In his June 9 column, “Why Muhammad Ali still matters” [Opinion], Clarence Page writes that Ali’s poetry, “loaded as it was with rhyme, braggadocio and swagger,” was “the first glimmers of what we later would know as hip-hop.”
I believe the origins were earlier. I remember from my childhood in the 1940s a sung, rhyming and vulgar poetry. This was in the streets of the South Bronx in a very mixed neighborhood.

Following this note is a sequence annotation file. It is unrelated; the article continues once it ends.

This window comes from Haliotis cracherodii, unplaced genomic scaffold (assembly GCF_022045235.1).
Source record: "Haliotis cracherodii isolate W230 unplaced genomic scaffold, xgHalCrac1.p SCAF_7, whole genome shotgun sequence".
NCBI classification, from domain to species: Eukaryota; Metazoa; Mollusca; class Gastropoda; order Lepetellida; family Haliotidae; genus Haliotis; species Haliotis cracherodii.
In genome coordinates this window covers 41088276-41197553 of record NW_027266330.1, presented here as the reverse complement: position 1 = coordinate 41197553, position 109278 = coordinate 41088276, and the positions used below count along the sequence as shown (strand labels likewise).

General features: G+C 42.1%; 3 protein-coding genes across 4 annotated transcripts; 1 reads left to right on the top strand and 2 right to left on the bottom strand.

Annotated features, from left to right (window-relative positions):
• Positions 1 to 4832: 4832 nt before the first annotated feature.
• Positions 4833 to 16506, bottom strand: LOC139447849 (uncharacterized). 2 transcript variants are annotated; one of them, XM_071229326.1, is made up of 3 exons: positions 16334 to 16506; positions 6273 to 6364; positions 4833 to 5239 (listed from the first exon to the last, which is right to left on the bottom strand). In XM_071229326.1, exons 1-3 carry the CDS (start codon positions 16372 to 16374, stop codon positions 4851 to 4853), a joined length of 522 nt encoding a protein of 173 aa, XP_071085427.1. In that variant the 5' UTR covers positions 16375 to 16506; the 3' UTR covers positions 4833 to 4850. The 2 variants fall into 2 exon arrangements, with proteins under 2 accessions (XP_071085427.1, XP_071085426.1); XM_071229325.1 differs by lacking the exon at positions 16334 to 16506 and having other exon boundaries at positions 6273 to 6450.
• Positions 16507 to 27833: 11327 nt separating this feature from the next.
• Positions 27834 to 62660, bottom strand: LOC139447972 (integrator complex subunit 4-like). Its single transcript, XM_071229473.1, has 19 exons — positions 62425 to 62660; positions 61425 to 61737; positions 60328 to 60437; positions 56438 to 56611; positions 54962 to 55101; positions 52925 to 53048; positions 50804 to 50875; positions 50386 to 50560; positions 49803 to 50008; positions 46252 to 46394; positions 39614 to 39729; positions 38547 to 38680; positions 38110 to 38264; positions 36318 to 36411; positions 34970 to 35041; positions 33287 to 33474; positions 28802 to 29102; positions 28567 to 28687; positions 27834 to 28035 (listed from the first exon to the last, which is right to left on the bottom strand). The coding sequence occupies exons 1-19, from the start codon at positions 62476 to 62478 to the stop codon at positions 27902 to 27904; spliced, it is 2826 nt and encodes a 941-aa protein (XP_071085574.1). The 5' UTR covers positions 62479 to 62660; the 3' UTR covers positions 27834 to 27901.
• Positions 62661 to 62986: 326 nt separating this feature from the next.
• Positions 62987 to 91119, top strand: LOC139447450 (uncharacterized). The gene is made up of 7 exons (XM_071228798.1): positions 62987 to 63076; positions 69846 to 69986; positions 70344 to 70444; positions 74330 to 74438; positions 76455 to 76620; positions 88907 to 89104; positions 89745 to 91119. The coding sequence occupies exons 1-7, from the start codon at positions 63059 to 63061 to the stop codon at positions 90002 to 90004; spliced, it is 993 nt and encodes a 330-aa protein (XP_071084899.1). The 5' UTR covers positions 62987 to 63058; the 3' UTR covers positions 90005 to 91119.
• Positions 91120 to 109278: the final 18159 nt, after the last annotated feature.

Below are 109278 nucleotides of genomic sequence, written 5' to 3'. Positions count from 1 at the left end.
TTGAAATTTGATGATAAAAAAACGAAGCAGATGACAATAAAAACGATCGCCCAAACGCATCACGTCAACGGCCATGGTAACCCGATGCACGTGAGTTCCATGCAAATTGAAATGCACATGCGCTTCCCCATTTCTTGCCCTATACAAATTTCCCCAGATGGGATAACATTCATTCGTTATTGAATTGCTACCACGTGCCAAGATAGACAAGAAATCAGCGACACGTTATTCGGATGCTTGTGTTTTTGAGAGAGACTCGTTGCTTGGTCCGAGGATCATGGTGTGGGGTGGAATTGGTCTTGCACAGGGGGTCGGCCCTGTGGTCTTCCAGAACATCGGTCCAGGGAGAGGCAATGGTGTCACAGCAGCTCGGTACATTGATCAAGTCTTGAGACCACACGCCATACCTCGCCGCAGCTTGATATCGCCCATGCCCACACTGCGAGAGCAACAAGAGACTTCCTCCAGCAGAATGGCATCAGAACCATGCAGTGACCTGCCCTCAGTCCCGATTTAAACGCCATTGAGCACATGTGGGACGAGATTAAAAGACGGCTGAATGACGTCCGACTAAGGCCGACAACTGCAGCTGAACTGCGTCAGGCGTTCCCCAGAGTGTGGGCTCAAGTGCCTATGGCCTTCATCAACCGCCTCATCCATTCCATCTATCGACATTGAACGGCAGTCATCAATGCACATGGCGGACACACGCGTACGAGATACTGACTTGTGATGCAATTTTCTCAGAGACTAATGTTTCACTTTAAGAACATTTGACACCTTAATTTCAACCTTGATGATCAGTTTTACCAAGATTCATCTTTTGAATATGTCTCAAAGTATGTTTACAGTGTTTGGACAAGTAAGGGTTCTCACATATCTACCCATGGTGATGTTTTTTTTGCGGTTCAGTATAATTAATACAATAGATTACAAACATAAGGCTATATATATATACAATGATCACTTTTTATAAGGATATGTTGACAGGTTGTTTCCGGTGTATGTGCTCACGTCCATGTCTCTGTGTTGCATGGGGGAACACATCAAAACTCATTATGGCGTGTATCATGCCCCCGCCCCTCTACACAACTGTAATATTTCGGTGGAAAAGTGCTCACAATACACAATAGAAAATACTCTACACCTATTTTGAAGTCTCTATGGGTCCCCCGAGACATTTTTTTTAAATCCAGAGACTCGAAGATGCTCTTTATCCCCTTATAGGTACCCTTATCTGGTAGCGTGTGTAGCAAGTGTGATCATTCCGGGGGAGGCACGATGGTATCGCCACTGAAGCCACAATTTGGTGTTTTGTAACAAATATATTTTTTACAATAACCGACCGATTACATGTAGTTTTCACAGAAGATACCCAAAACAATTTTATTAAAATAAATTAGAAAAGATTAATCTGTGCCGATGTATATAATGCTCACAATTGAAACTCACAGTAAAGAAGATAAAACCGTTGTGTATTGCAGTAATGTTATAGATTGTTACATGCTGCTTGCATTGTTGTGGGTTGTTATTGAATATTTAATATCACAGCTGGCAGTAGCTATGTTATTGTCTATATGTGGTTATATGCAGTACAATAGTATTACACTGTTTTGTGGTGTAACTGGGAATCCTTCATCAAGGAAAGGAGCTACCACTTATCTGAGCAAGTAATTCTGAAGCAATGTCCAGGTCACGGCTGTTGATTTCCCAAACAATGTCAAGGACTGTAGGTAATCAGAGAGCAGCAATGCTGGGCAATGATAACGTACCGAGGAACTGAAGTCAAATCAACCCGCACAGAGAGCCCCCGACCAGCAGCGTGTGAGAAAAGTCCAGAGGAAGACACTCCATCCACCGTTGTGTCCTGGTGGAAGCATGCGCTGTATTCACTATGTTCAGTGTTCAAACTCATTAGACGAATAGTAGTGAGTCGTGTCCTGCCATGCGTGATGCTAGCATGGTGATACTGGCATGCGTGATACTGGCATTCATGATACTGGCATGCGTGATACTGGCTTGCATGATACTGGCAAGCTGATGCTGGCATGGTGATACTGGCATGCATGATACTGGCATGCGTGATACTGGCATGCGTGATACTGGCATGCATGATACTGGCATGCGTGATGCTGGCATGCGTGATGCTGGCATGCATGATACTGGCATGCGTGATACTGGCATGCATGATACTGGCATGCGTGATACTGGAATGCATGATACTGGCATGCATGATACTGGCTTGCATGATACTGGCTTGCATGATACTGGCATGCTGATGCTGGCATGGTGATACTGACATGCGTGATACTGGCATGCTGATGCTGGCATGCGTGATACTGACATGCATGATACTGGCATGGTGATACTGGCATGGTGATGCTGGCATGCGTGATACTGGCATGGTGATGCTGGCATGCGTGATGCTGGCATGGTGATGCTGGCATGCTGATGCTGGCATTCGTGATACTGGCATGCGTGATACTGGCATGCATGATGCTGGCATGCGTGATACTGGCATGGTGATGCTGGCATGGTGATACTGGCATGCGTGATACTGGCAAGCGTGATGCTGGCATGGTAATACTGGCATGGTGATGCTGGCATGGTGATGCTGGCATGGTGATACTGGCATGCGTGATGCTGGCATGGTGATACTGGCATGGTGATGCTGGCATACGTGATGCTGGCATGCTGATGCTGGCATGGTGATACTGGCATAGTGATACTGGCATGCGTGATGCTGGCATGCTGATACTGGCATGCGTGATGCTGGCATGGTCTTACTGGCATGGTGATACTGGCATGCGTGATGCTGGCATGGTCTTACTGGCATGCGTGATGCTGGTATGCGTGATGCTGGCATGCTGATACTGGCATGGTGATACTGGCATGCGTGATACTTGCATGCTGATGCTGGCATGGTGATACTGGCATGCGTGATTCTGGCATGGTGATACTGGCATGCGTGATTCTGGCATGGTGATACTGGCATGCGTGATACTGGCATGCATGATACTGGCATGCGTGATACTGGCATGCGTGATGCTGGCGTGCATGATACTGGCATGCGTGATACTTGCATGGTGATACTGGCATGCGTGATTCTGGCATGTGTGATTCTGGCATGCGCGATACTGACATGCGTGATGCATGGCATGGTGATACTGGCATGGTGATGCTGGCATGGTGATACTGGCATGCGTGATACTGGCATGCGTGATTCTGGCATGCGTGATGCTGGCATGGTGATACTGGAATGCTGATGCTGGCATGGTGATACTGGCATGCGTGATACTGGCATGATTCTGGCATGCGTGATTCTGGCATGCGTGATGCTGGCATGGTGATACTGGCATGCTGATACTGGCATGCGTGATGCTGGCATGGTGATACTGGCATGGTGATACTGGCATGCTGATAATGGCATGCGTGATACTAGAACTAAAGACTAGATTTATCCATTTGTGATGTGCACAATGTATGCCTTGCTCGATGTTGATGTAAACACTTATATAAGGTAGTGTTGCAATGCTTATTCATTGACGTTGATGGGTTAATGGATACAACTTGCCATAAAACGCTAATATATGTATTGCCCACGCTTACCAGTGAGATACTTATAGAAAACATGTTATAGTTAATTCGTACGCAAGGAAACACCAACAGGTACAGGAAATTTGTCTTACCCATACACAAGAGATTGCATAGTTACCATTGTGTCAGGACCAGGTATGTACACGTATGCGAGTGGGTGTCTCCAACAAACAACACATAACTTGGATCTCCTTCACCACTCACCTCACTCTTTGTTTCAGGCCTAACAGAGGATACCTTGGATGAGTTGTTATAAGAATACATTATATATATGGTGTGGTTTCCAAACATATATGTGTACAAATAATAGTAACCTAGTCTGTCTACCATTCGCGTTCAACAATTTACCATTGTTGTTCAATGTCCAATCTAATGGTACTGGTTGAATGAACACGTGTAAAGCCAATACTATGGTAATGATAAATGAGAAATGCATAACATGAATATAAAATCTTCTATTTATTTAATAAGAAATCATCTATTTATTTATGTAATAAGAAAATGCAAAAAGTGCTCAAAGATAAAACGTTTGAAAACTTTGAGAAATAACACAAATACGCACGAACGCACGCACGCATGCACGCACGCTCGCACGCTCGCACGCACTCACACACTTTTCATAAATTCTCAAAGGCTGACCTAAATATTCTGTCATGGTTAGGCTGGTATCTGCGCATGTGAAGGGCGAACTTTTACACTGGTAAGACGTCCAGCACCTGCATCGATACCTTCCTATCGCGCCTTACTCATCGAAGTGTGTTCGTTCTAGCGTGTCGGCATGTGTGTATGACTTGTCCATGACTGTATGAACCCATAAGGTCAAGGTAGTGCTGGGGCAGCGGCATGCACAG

This poetry was called “the dozens.” I still remember the words to two of the poems, and when I sing them, I put myself into a beat similar to hip-hop. I could include the words, but they’re too vulgar to put on paper.
Jerrold Schreibersdorf, Douglaston